If you’ve ever made the trek to Aderhold, you might have stumbled upon a gem without even realizing it. Nestled into the northwestern edge of Georgia State’s campus, were it not for the eclectic signs proclaiming, “Fairlie-Poplar Historic District,” I might have overlooked it myself. Once lauded as Atlanta’s “fire-proof” business district, the area is densely populated with historic office buildings and is the site of many former hotels. It is located between the Peachtree Center and Five Points Marta stations, making the former business hub extremely accessible by public transportation. On an autumn day, the district hums with a gentle sort of life as the wind sweeps past re-purposed buildings, offices, and restaurants.
Although the border is contested, the district is officially bounded by Peachtree, Luckie, Cone, and Marietta Streets, but stretches a bit further in each cardinal direction. The internal streets include Fairlie, Poplar, Walton, and Broad Streets.
Once a hub of business and commerce, the district has condominiums for rent, several restaurants, and even Georgia State classroom buildings. The area is a seamless blend of old and new–a number of old buildings have been adapted for reuse, including the Flat Iron building, one of the first “skyscrapers” in the city of Atlanta. The construction of buildings like these signaled a shift in construction. Instead of wood, the buildings were made of steel and concrete, making them “fireproof.” Although very strong, many were skeptical of the new building material. In an attempt to reassure businesses and encourage them to use new office spaces, features with no use, like steel “reinforcement” beams were added to buildings, and remnants of these can be seen around Fairlie-Poplar. The Helen Aderhold Learning Center, one of Georgia State’s classroom buildings, although constructed in the 2000s, is located across from the Flat Iron Building and imitates the concrete and steel style of the surrounding buildings, blending in with ease.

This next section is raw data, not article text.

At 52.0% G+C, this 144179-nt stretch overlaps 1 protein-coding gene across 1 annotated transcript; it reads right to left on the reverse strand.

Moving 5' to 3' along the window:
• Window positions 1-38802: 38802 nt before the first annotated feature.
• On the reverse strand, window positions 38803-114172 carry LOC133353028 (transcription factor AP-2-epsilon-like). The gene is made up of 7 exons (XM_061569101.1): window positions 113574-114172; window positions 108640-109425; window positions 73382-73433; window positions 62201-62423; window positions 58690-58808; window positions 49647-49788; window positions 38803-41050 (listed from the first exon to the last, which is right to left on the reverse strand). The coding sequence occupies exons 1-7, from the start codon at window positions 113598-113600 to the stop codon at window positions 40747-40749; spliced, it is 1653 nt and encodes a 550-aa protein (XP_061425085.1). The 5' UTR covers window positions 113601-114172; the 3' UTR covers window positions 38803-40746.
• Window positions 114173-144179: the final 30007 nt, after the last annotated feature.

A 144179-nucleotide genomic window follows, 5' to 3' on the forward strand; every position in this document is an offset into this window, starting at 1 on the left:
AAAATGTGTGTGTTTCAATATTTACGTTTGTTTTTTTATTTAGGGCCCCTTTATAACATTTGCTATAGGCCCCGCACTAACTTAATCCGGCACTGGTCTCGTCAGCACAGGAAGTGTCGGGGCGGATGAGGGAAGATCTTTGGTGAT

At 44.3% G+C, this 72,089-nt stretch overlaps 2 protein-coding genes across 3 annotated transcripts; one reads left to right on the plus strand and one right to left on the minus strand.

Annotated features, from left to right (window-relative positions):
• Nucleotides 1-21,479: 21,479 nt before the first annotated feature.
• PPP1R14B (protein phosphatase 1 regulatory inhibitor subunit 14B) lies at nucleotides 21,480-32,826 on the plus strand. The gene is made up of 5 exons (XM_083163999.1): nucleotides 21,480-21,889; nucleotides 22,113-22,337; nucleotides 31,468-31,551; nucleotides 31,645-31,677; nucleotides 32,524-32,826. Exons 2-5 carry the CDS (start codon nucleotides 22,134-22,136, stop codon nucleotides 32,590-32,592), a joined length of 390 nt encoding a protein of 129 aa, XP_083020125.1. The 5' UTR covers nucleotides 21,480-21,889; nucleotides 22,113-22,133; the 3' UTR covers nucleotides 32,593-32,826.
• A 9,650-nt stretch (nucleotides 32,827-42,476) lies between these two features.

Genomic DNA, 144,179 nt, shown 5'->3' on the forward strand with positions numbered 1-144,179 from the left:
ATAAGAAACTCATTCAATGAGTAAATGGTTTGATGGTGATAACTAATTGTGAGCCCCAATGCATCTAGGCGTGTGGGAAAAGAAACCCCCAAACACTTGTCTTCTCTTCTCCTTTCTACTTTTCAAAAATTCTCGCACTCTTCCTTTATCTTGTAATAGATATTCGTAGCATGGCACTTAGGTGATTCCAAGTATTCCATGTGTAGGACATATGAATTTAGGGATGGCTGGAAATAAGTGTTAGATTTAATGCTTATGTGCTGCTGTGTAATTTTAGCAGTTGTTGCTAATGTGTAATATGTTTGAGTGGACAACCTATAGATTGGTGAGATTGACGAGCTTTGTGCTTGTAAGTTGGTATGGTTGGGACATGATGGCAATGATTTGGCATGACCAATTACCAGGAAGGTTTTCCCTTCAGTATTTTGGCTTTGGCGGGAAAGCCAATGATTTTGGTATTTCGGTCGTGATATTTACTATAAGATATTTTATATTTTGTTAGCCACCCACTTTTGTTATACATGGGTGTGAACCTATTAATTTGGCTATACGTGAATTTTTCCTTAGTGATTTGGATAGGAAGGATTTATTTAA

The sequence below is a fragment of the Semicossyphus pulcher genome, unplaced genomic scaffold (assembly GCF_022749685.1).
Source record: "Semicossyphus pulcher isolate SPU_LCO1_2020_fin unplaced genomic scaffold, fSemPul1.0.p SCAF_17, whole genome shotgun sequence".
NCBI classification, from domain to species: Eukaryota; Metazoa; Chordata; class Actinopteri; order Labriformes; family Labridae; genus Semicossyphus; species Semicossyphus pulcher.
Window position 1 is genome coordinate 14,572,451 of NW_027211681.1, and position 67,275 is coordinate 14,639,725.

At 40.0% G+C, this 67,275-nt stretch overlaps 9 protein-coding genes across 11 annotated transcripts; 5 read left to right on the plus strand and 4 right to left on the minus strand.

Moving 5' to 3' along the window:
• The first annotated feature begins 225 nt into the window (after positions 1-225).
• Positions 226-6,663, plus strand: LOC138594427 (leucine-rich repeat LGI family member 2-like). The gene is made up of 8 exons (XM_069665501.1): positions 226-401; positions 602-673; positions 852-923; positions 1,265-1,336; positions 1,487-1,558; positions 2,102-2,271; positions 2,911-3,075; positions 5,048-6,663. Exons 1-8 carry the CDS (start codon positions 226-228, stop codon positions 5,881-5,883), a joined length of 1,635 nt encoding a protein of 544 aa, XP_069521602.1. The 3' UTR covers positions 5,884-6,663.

The streets, constructed for foot and horse drawn carriage traffic, are narrow. While I was walking, I encountered such traffic in front of the Healey building, a lovely office building that has since been re-purposed as condominiums.
The district is also home to a number of memorials for city figures, such as Henry Grady, whose statue sits in the middle of the Marietta Street Island, Margret Mitchel, whose dedicated square sits just outside the official boundary of the district, and Barbara Asher, who also has a statue and square dedicated to her. It is clear Fairlie-Poplar has made an effort to maintain city culture. Outside the Candler Building at the corner of Peachtree and Williams Streets, I witnessed a protest, which, in my opinion, is a testament to the lively cultural diversity of both Atlanta and this district.